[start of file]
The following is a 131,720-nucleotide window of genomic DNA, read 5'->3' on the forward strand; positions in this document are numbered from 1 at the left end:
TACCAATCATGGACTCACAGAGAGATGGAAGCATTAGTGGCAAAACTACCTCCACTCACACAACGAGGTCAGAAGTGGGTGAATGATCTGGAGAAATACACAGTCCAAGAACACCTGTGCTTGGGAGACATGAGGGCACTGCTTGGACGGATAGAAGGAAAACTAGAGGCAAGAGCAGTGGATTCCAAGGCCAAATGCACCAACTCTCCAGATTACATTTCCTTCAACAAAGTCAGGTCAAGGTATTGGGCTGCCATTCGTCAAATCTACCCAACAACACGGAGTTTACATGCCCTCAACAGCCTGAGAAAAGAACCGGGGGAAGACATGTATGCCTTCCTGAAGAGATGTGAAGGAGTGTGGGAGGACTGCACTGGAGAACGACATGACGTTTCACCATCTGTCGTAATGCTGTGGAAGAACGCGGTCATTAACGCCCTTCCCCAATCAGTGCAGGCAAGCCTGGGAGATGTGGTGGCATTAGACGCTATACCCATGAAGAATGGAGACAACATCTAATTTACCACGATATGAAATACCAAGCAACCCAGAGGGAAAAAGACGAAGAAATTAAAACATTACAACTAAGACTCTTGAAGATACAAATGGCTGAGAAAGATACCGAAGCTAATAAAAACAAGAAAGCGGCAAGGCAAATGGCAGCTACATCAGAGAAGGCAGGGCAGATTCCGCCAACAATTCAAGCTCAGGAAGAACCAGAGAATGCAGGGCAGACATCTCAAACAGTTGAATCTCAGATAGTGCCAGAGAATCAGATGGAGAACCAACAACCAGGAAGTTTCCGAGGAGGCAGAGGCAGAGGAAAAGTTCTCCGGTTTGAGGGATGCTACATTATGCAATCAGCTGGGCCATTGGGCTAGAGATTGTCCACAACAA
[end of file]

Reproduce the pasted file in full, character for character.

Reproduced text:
The following is a 131,720-nucleotide window of genomic DNA, read 5'->3' on the forward strand; positions in this document are numbered from 1 at the left end:
TACCAATCATGGACTCACAGAGAGATGGAAGCATTAGTGGCAAAACTACCTCCACTCACACAACGAGGTCAGAAGTGGGTGAATGATCTGGAGAAATACACAGTCCAAGAACACCTGTGCTTGGGAGACATGAGGGCACTGCTTGGACGGATAGAAGGAAAACTAGAGGCAAGAGCAGTGGATTCCAAGGCCAAATGCACCAACTCTCCAGATTACATTTCCTTCAACAAAGTCAGGTCAAGGTATTGGGCTGCCATTCGTCAAATCTACCCAACAACACGGAGTTTACATGCCCTCAACAGCCTGAGAAAAGAACCGGGGGAAGACATGTATGCCTTCCTGAAGAGATGTGAAGGAGTGTGGGAGGACTGCACTGGAGAACGACATGACGTTTCACCATCTGTCGTAATGCTGTGGAAGAACGCGGTCATTAACGCCCTTCCCCAATCAGTGCAGGCAAGCCTGGGAGATGTGGTGGCATTAGACGCTATACCCATGAAGAATGGAGACAACATCTAATTTACCACGATATGAAATACCAAGCAACCCAGAGGGAAAAAGACGAAGAAATTAAAACATTACAACTAAGACTCTTGAAGATACAAATGGCTGAGAAAGATACCGAAGCTAATAAAAACAAGAAAGCGGCAAGGCAAATGGCAGCTACATCAGAGAAGGCAGGGCAGATTCCGCCAACAATTCAAGCTCAGGAAGAACCAGAGAATGCAGGGCAGACATCTCAAACAGTTGAATCTCAGATAGTGCCAGAGAATCAGATGGAGAACCAACAACCAGGAAGTTTCCGAGGAGGCAGAGGCAGAGGAAAAGTTCTCCGGTTTGAGGGATGCTACATTATGCAATCAGCTGGGCCATTGGGCTAGAGATTGTCCACAACAA